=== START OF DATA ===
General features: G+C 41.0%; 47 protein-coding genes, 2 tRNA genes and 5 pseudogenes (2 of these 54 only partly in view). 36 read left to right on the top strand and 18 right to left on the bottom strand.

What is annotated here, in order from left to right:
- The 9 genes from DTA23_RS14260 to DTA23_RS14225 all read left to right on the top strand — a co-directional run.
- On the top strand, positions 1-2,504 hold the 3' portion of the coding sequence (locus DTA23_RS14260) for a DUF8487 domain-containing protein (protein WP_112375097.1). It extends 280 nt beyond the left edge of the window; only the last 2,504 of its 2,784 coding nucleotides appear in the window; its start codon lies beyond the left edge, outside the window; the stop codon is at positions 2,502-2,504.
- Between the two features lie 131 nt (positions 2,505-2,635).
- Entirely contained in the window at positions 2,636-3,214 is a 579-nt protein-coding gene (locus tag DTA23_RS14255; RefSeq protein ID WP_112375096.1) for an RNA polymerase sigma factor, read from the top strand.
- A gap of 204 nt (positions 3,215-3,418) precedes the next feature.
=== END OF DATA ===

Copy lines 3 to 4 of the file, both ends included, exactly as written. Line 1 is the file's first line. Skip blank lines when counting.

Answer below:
- The 9 genes from DTA23_RS14260 to DTA23_RS14225 all read left to right on the top strand — a co-directional run.
- On the top strand, positions 1-2,504 hold the 3' portion of the coding sequence (locus DTA23_RS14260) for a DUF8487 domain-containing protein (protein WP_112375097.1). It extends 280 nt beyond the left edge of the window; only the last 2,504 of its 2,784 coding nucleotides appear in the window; its start codon lies beyond the left edge, outside the window; the stop codon is at positions 2,502-2,504.